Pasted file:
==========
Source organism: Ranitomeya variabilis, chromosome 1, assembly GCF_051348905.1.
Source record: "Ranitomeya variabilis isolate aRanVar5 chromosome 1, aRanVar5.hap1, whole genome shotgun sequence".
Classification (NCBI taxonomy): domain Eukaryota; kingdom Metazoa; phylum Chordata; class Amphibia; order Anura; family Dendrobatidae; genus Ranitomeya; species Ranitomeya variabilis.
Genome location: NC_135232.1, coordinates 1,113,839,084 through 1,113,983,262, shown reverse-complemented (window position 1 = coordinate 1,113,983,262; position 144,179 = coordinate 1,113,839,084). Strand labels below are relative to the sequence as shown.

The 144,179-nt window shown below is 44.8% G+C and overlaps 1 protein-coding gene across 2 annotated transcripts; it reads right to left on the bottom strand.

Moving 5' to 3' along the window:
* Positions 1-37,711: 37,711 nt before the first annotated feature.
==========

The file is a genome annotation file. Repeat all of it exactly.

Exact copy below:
Source organism: Ranitomeya variabilis, chromosome 1, assembly GCF_051348905.1.
Source record: "Ranitomeya variabilis isolate aRanVar5 chromosome 1, aRanVar5.hap1, whole genome shotgun sequence".
Classification (NCBI taxonomy): domain Eukaryota; kingdom Metazoa; phylum Chordata; class Amphibia; order Anura; family Dendrobatidae; genus Ranitomeya; species Ranitomeya variabilis.
Genome location: NC_135232.1, coordinates 1,113,839,084 through 1,113,983,262, shown reverse-complemented (window position 1 = coordinate 1,113,983,262; position 144,179 = coordinate 1,113,839,084). Strand labels below are relative to the sequence as shown.

The 144,179-nt window shown below is 44.8% G+C and overlaps 1 protein-coding gene across 2 annotated transcripts; it reads right to left on the bottom strand.

Moving 5' to 3' along the window:
* Positions 1-37,711: 37,711 nt before the first annotated feature.